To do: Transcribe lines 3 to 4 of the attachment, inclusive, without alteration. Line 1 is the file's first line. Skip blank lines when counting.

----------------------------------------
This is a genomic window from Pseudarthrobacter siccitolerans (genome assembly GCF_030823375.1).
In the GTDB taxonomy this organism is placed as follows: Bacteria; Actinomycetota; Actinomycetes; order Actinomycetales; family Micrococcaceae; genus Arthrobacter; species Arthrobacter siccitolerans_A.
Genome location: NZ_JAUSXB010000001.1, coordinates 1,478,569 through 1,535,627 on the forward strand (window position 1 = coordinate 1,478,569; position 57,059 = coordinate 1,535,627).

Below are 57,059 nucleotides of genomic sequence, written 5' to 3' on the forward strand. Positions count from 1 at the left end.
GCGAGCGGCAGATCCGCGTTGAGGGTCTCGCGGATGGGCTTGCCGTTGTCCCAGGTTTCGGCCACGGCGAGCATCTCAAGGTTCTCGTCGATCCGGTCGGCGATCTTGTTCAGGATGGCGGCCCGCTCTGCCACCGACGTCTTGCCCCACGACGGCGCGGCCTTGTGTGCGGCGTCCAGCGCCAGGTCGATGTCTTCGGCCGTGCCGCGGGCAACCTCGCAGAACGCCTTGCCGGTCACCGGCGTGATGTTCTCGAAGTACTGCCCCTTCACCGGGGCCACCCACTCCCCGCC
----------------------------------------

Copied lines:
Genome location: NZ_JAUSXB010000001.1, coordinates 1,478,569 through 1,535,627 on the forward strand (window position 1 = coordinate 1,478,569; position 57,059 = coordinate 1,535,627).

Below are 57,059 nucleotides of genomic sequence, written 5' to 3' on the forward strand. Positions count from 1 at the left end.